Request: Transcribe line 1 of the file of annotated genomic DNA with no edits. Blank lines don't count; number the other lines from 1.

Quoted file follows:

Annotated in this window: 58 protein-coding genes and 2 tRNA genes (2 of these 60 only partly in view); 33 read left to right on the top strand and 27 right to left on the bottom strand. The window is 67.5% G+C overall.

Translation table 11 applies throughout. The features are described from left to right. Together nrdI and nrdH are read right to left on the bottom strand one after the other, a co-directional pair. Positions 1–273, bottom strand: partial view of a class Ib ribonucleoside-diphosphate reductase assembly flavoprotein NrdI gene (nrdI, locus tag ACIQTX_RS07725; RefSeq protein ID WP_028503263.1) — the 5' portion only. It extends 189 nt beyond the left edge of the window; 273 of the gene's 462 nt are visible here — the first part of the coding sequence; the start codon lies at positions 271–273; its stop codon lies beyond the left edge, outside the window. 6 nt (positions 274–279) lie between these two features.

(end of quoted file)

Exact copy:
Annotated in this window: 58 protein-coding genes and 2 tRNA genes (2 of these 60 only partly in view); 33 read left to right on the top strand and 27 right to left on the bottom strand. The window is 67.5% G+C overall.